Natalie Wood was one of the last great Hollywood movie stars. She was catch-your-breath beautiful and, as photographer Michael Childers said, “When she walked into a room, the room lit up. She was like the old school of actors. They knew that the camera was what brought them alive. They made love to the camera.”
Yet today she is most remembered as the star who died tragically aged just 43, in a mysterious boating accident. Sadly, as her daughter Natasha said, “There's been so much speculation on how she died that it's overshadowed her life's work and who she was.” It's also well-known that little Natalie (real name Natasha Zakharenko) was pushed into films by her Hollywood-obsessed, controlling mother. Yet from the word go, directors and adult co-stars were in awe of her talent.
When she landed a major speaking part, aged six, in the film Tomorrow is Forever, the director, Irving Pichel, knew he had discovered a natural actress: “She had the sensitivity, the temperament, the understanding.” While her co-star Orson Welles, not an easy man to impress said, “I've had a lot of experience of child actors, but Natalie was far and away the most memorable. I guess she was born a professional.” Her performance (complete with real tears and a convincing Austrian accent) earned her a seven-year contract with International Pictures.
She got her nickname, ‘One-take Natalie’ on the set of the film that would make her famous, the Christmas perennial, Miracle on 34th Street. Just eight, she was now playing a precocious, worldly New York child, very different from her previous role and what is more, filming it at the same time as The Ghost and Mrs Muir, for which she had to perfect an English accent. She switched between the two seamlessly, sealing her reputation as a wonder child star. Just as well, as Natalie was already the family breadwinner.
Always sweet and kind, she was a remarkable juvenile talent in a stream of often unremarkable films. The screenwriter on Driftwood, Richard Sale, remembers her prompting the adult cast when they lost a line, “And they didn't mind, because it was natural enthusiasm – she’d read the script and she knew it.” It was all the more remarkable because her family life was less than ideal. Her father was a sometimes-explosive alcoholic, while her mother tried to dominate every area of her life.
Natalie Wood as a child
By the age of 12, she was a Hollywood veteran but because she was small and slight, she was still being cast as eight-year-olds. But already grown-up beyond her years, she longed for older roles, and knew she had the talent to take them on. She met a young James Dean on a TV drama called I am a Fool. When he challenged her with “You're a child actor,” she replied, “That's better than acting like a child.” A friendship was formed that would change her life as Natalie, a product of old-school Hollywood, realised there was a different, intense form of acting that she could master.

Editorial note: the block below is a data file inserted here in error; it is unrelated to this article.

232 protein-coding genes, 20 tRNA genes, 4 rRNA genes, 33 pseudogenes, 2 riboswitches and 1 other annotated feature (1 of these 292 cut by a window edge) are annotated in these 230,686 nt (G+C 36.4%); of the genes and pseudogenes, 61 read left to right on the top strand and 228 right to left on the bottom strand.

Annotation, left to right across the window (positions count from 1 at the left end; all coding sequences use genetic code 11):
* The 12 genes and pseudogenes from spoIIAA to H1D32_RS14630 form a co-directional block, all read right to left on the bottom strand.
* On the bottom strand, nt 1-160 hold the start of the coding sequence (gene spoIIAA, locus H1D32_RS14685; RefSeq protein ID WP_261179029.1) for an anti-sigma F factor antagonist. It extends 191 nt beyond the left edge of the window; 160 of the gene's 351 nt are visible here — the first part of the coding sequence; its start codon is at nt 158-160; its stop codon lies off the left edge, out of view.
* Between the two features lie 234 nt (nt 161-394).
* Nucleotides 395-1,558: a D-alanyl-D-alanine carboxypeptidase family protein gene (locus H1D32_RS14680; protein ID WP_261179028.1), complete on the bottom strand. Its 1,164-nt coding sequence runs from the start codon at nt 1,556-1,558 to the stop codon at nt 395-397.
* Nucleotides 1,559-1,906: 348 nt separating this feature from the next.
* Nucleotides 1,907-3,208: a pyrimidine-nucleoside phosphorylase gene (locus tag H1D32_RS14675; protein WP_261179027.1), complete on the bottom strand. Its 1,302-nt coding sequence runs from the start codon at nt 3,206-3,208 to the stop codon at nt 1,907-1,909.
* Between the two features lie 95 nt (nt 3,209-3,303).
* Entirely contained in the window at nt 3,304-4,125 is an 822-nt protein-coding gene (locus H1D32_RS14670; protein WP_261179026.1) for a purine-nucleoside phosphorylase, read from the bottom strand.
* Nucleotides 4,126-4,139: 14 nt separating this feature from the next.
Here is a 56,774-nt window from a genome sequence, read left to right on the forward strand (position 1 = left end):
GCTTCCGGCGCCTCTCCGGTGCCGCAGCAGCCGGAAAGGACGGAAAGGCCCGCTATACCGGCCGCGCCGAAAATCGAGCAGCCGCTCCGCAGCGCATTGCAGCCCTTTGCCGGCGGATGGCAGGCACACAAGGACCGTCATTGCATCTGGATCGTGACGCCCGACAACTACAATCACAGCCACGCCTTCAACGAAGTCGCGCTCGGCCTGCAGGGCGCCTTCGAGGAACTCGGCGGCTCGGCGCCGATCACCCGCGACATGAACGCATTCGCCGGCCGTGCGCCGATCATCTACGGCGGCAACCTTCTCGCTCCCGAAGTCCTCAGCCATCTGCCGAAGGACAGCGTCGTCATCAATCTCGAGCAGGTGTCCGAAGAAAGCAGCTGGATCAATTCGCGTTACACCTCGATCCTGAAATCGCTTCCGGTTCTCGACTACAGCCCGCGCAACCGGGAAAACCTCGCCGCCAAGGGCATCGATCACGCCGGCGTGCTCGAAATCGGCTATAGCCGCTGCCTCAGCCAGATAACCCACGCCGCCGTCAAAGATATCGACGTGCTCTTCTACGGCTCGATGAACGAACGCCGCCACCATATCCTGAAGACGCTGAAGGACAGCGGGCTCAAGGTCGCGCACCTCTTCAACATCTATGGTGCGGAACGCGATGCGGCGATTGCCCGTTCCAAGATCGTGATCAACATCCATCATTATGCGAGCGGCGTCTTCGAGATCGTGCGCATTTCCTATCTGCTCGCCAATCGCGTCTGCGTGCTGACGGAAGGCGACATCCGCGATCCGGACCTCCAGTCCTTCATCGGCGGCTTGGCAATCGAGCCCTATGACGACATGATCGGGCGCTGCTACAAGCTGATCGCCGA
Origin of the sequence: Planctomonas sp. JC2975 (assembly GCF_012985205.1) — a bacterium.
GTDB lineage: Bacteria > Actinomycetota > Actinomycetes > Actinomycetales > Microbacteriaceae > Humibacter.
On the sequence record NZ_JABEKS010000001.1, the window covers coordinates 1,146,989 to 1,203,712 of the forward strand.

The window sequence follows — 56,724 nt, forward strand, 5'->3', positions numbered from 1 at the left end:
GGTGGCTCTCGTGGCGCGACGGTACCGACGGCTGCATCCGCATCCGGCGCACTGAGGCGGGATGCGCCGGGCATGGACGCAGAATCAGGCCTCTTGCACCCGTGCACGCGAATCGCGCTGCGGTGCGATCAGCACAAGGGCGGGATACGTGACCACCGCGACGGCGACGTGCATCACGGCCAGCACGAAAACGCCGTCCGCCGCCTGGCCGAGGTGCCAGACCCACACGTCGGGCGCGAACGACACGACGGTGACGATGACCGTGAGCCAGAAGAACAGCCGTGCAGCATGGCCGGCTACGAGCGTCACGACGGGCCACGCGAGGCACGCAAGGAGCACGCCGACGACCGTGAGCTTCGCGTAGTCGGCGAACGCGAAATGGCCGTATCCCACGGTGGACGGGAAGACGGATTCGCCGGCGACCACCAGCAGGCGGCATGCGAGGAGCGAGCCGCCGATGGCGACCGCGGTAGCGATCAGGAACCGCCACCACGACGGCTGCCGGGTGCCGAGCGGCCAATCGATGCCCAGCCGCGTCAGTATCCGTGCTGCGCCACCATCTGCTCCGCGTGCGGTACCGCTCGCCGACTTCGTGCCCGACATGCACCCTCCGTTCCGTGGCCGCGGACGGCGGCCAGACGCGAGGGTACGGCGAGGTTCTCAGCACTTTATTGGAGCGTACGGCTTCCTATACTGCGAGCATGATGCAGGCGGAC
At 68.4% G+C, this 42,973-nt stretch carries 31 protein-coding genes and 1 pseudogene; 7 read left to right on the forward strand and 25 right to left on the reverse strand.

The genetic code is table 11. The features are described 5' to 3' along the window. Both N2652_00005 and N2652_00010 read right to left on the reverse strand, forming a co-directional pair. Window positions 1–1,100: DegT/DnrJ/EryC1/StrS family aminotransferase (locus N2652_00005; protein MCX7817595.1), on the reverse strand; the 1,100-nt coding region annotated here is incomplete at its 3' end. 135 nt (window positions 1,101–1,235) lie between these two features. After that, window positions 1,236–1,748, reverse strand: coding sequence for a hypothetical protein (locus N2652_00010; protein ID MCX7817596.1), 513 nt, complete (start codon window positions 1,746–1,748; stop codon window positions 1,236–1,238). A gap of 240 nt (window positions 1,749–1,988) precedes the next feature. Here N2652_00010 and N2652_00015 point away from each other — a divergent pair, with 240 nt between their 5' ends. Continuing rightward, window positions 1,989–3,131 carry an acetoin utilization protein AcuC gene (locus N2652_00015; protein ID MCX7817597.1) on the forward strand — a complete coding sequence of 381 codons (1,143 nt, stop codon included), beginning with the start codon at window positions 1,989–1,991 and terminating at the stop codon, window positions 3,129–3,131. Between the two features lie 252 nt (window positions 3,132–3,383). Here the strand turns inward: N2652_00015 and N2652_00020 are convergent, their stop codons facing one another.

Did you know? Age 11 Natalie took ballet classes with Stefanie Powers, (RJ's screen-wife in Hart to Hart) and Jill St John, who he married after Natalie's death.
Unhappy at home (her mother had brutally quashed Natalie's first serious love-affair with a high-school beau), she determined to go after the part of Judy in the exciting new screenplay, Rebel Without a Cause, against her mother's wishes. Not only did it echo her own teenage angst, it would prove to the world she could grow up. And act.
When the director, Nick Ray, was disinclined to take her seriously, the 16-year-old Natalie jumped up and started pounding on his desk. “I am Judy, you can't give the part to anyone else. You must let me do a test.” With questionable morality, 43-year-old Ray started an affair with her. But it wasn't until a drunken car crash saw her land in hospital that he granted her wish. Ray rushed to her side and she said, “They called me a goddam juvenile delinquent, now do I get the part!”
On the set of Rebel she learned how to improvise and made a new set of friends, like Dennis Hopper, who followed the Method school of acting and despised the studio system. She had proved she could deliver raw emotion and real sexual rebelliousness. The film was a sensation (sadly partly due to Dean's death) and she received an Oscar nomination.
Did you know? As a child Natalie, a great animal lover, had a pet parakeet she christened Gregory Peckwood.
Still under contract to Warner Bros, she was forced into frothy teen films she now despised, such as The Girl he Left Behind with Tab Hunter (dubbed by her, The Girl with the Left Behind). She now applied all her drive to find roles that stretched her, making the dark film, A Cry in the Night, playing a young woman kidnapped by a would-be rapist and becoming close to her much-older co-star Raymond Burr, much to the studio's displeasure. She gave a similarly strong performance as the title character in her first starring role in Marjorie Morningstar opposite Gene Kelly.
She broke free in her private life too, embarking on an exhausting round of wild celebrity dating. As Gypsy co-star Karl Malden said, “She was always a serious actress, she really worked on it, but as a person – boy she had a good time at 18.” This ended when she married Robert 'RJ' Wagner, after a whirlwind romance in 1957. She was 19 and he was 27 and the studio was mightily relieved.
Natalie Wood's famous roles
Natalie's fierce desire for serious roles didn't lessen. As RJ admitted, “She was a much more accomplished actor than I would ever be.” In 1960 she heard about Splendour in the Grass and knew the part of Deanie – a young girl torn apart by desire and with parents who don't understand her – was one she had to play, even though its parallels with her own life would cost her. As she said, “I would have to reopen doors and relive a lot of feelings that I had put a lid on. I had a hunch it would open up a lot of wounds.”